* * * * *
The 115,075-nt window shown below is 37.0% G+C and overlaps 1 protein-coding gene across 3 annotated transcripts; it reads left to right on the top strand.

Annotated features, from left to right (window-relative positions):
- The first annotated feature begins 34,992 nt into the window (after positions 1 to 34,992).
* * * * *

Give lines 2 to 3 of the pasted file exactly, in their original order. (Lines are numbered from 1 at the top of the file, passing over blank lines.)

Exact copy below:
Annotated features, from left to right (window-relative positions):
- The first annotated feature begins 34,992 nt into the window (after positions 1 to 34,992).